BYOD was thought to be a cost-saving measure, taking the onus off the employer supplying the device. The hidden costs of revising policy, implementing mobile device management solutions compatible with multiple devices (a problem that becomes even more difficult if tablets and laptops are included), and support costs for help desk as each new device requires documentation and training, are enough that any hardware savings might be fully negated.
Regardless of whether an organization is doing BYOD or not, there are several guidelines for mobile device security that IT professionals can agree upon.
How to tackle the risks of BYOD
- Mobile devices need antimalware software. If your organization allows or uses even one application that is downloaded from an outside source, then an anti-malware solution should be added to your repertoire.
- Secure mobile communications. All routinely used communication on your mobile device should be secured by some form of encryption. VPNs should be used for communication between device and company servers.
- Strong authentication/better passwords. Many new devices provide new authentication methods such as fingerprint scanners or facial recognition. These security methods should be implemented where available. Passwords need to be longer and stronger. Set minimum complexity requirements and communicate them clearly to users. Separate passwords should be used for applications touching company data or network, so that possession of the phone and cracking the device password does not give full network/data access.
- Limit supported devices. If implementing BYOD, communicate a managed list of acceptable devices. As stated, the more devices listed, the more your organization has to support, whether for troubleshooting, security concerns, compatible application versions, etc.
- Control third-party software. Manage and review a list of applications that your organization deems safe. Ideally, provide your own company store with applications deemed safe. Make sure that if employees require a new application, that they submit it to IT for review.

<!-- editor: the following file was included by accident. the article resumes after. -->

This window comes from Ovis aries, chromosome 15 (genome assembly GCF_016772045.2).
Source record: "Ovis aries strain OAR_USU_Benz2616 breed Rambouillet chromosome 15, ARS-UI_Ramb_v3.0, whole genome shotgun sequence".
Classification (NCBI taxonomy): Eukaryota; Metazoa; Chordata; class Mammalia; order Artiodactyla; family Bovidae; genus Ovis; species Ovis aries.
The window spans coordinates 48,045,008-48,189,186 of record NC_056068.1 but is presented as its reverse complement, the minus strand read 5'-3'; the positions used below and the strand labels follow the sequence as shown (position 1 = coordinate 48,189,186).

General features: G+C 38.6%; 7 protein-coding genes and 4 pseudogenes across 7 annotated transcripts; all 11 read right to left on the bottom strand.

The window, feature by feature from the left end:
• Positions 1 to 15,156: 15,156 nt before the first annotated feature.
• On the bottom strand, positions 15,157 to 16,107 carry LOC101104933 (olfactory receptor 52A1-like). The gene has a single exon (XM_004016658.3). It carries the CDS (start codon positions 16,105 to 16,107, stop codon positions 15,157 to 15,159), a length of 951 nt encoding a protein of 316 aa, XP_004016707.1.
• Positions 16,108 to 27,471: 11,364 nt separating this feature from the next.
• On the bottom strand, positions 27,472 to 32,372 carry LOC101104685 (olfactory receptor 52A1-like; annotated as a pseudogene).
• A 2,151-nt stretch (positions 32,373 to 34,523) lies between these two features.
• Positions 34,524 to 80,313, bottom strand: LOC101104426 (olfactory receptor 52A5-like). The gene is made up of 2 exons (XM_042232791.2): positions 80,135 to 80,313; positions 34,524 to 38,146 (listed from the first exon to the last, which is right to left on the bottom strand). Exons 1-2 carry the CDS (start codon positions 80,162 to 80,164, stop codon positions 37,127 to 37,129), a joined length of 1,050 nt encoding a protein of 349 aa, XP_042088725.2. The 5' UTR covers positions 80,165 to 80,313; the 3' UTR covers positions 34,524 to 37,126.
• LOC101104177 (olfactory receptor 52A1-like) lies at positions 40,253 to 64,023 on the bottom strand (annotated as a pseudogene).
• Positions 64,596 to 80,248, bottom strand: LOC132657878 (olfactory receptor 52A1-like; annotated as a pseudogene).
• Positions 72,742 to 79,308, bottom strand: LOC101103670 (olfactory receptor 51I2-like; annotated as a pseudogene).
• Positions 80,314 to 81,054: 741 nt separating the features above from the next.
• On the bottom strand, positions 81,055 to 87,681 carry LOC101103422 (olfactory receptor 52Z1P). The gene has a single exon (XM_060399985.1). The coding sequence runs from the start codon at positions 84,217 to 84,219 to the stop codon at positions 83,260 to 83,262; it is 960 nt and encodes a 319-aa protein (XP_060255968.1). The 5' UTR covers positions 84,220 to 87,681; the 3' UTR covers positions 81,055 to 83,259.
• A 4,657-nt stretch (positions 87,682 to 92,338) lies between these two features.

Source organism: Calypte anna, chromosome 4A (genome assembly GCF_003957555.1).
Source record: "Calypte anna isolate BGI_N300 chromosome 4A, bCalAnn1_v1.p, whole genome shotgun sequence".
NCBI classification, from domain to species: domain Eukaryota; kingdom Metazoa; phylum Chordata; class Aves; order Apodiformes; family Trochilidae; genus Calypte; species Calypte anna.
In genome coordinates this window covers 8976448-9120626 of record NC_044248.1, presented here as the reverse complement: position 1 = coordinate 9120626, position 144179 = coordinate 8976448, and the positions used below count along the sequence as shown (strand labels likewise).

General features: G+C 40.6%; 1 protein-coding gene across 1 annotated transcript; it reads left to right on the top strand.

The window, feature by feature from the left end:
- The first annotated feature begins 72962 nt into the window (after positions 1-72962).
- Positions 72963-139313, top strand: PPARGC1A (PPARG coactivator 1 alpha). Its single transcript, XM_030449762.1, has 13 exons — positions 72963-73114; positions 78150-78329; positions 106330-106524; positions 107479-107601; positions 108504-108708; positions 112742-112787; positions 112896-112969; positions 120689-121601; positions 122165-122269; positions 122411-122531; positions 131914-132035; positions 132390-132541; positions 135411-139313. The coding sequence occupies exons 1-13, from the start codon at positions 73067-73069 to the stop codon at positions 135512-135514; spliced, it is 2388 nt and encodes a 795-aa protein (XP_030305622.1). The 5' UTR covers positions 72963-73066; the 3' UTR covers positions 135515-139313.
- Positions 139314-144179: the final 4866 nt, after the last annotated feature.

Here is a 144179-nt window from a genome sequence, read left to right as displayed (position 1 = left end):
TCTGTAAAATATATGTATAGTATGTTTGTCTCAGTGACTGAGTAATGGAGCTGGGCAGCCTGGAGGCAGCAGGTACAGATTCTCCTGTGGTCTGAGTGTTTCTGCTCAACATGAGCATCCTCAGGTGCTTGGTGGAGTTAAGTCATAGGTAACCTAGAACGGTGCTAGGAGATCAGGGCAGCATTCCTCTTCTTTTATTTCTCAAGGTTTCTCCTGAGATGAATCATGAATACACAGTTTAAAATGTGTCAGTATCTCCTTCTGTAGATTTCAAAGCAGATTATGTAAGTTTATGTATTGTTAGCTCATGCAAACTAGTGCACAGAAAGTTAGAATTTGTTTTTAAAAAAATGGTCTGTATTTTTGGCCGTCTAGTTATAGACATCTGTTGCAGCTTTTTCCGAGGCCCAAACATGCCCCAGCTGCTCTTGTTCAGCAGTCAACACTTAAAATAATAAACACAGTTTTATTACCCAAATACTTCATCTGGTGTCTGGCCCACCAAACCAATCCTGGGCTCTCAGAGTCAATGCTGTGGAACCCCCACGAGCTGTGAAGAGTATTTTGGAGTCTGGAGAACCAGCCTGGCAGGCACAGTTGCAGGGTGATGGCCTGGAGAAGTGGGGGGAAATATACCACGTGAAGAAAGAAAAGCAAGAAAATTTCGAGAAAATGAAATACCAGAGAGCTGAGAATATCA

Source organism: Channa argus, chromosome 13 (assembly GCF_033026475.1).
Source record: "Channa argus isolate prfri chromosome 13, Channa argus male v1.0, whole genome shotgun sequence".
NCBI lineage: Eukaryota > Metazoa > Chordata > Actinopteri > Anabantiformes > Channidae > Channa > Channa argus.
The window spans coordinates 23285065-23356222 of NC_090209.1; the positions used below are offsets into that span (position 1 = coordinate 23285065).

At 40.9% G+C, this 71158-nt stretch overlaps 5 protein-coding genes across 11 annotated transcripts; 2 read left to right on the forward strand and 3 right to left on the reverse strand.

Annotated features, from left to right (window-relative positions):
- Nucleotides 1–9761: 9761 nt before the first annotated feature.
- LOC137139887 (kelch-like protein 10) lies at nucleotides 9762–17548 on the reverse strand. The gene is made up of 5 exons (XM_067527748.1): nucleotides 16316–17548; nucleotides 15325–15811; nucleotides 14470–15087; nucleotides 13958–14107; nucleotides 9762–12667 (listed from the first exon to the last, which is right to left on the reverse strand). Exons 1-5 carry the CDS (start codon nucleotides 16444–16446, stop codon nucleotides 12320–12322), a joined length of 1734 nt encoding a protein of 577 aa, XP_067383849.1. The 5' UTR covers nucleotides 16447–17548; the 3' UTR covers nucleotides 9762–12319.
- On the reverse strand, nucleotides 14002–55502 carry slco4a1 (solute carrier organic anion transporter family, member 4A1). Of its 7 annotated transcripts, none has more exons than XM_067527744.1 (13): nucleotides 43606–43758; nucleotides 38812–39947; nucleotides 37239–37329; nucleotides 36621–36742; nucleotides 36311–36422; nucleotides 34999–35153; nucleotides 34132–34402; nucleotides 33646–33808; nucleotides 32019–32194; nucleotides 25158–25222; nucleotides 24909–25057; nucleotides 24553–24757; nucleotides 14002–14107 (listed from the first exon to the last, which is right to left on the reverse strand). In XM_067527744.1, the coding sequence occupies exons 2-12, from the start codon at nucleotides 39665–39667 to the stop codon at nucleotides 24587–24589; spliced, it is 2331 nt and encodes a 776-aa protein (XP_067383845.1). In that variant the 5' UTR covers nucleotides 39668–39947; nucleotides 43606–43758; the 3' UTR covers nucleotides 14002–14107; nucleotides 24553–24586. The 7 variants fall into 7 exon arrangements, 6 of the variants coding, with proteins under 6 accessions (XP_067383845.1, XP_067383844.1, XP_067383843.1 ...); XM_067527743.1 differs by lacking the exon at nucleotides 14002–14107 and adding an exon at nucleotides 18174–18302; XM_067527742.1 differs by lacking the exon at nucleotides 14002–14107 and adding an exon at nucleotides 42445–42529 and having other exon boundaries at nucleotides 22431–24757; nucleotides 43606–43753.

- Implement an MDM system. Whether using BYOD or a single device system, policy needs to be managed and enforced by a strong mobile device management system. The above considerations can almost all be tackled by a good MDM.
BYOD offers significant challenges to IT and may bring more trouble than benefits. You may not really be saving money by implementing BYOD. If strong policies are not enforced by a good mobile device management system, you may be opening yourself to a great deal of security risks. Remember that a limited scope of device support will save your organization a great deal in terms of support costs, ease of implementation, and security. If implementing BYOD, bear in mind the adage “less is more”.
Most importantly, education and information are key to any strategy. Your policies and the reasons for any decisions regarding accepted or denied devices/applications should be clearly communicated. This will improve the trust between employees and employers, and help ensure that device policies will not be circumvented.
If you need to learn more about MDM and securing device environments, make sure you take a look at our Secure Phone Administration System (SAS), which we developed specifically for the remote management and control of our Secure Phone line of encrypted communication smartphones.[fa icon="twitter-square"]